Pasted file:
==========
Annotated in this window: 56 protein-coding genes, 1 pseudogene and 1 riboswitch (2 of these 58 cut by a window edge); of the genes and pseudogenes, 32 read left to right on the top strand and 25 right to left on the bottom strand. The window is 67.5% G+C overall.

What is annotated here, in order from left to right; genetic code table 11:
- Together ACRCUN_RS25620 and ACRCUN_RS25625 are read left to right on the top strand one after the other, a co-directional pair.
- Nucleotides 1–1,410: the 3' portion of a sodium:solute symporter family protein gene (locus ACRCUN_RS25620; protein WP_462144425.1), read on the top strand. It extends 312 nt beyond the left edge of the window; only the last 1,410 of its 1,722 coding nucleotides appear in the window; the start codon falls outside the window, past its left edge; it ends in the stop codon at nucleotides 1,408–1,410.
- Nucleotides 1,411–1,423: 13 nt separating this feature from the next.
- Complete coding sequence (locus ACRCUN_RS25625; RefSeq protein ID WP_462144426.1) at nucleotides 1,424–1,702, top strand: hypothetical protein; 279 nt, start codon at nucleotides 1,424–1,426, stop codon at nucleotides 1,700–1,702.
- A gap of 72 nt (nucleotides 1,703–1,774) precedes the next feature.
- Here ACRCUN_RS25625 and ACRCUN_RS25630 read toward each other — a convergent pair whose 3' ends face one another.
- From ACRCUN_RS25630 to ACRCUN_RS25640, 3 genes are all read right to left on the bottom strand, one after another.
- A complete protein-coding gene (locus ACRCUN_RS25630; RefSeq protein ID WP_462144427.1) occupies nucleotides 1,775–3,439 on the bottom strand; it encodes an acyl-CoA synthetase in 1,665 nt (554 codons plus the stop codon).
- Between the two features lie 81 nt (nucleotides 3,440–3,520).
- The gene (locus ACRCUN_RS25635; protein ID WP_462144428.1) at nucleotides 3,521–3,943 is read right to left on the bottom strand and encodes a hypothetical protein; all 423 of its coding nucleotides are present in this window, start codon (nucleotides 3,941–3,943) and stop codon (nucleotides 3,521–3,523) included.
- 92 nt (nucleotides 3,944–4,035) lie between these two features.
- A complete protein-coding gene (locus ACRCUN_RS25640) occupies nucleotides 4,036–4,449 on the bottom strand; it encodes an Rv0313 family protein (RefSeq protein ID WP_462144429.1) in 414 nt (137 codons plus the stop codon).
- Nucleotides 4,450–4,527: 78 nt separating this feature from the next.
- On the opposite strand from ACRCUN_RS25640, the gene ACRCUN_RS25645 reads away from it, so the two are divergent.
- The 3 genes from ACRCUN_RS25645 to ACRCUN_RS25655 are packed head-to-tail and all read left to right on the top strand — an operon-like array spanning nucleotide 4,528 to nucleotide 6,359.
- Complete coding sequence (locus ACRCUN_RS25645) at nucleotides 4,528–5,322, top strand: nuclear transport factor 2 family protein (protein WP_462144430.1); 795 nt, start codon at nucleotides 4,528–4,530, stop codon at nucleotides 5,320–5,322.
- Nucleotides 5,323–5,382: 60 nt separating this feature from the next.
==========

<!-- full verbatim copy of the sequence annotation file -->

Annotated in this window: 56 protein-coding genes, 1 pseudogene and 1 riboswitch (2 of these 58 cut by a window edge); of the genes and pseudogenes, 32 read left to right on the top strand and 25 right to left on the bottom strand. The window is 67.5% G+C overall.

What is annotated here, in order from left to right; genetic code table 11:
- Together ACRCUN_RS25620 and ACRCUN_RS25625 are read left to right on the top strand one after the other, a co-directional pair.
- Nucleotides 1–1,410: the 3' portion of a sodium:solute symporter family protein gene (locus ACRCUN_RS25620; protein WP_462144425.1), read on the top strand. It extends 312 nt beyond the left edge of the window; only the last 1,410 of its 1,722 coding nucleotides appear in the window; the start codon falls outside the window, past its left edge; it ends in the stop codon at nucleotides 1,408–1,410.
- Nucleotides 1,411–1,423: 13 nt separating this feature from the next.
- Complete coding sequence (locus ACRCUN_RS25625; RefSeq protein ID WP_462144426.1) at nucleotides 1,424–1,702, top strand: hypothetical protein; 279 nt, start codon at nucleotides 1,424–1,426, stop codon at nucleotides 1,700–1,702.
- A gap of 72 nt (nucleotides 1,703–1,774) precedes the next feature.
- Here ACRCUN_RS25625 and ACRCUN_RS25630 read toward each other — a convergent pair whose 3' ends face one another.
- From ACRCUN_RS25630 to ACRCUN_RS25640, 3 genes are all read right to left on the bottom strand, one after another.
- A complete protein-coding gene (locus ACRCUN_RS25630; RefSeq protein ID WP_462144427.1) occupies nucleotides 1,775–3,439 on the bottom strand; it encodes an acyl-CoA synthetase in 1,665 nt (554 codons plus the stop codon).
- Between the two features lie 81 nt (nucleotides 3,440–3,520).
- The gene (locus ACRCUN_RS25635; protein ID WP_462144428.1) at nucleotides 3,521–3,943 is read right to left on the bottom strand and encodes a hypothetical protein; all 423 of its coding nucleotides are present in this window, start codon (nucleotides 3,941–3,943) and stop codon (nucleotides 3,521–3,523) included.
- 92 nt (nucleotides 3,944–4,035) lie between these two features.
- A complete protein-coding gene (locus ACRCUN_RS25640) occupies nucleotides 4,036–4,449 on the bottom strand; it encodes an Rv0313 family protein (RefSeq protein ID WP_462144429.1) in 414 nt (137 codons plus the stop codon).
- Nucleotides 4,450–4,527: 78 nt separating this feature from the next.
- On the opposite strand from ACRCUN_RS25640, the gene ACRCUN_RS25645 reads away from it, so the two are divergent.
- The 3 genes from ACRCUN_RS25645 to ACRCUN_RS25655 are packed head-to-tail and all read left to right on the top strand — an operon-like array spanning nucleotide 4,528 to nucleotide 6,359.
- Complete coding sequence (locus ACRCUN_RS25645) at nucleotides 4,528–5,322, top strand: nuclear transport factor 2 family protein (protein WP_462144430.1); 795 nt, start codon at nucleotides 4,528–4,530, stop codon at nucleotides 5,320–5,322.
- Nucleotides 5,323–5,382: 60 nt separating this feature from the next.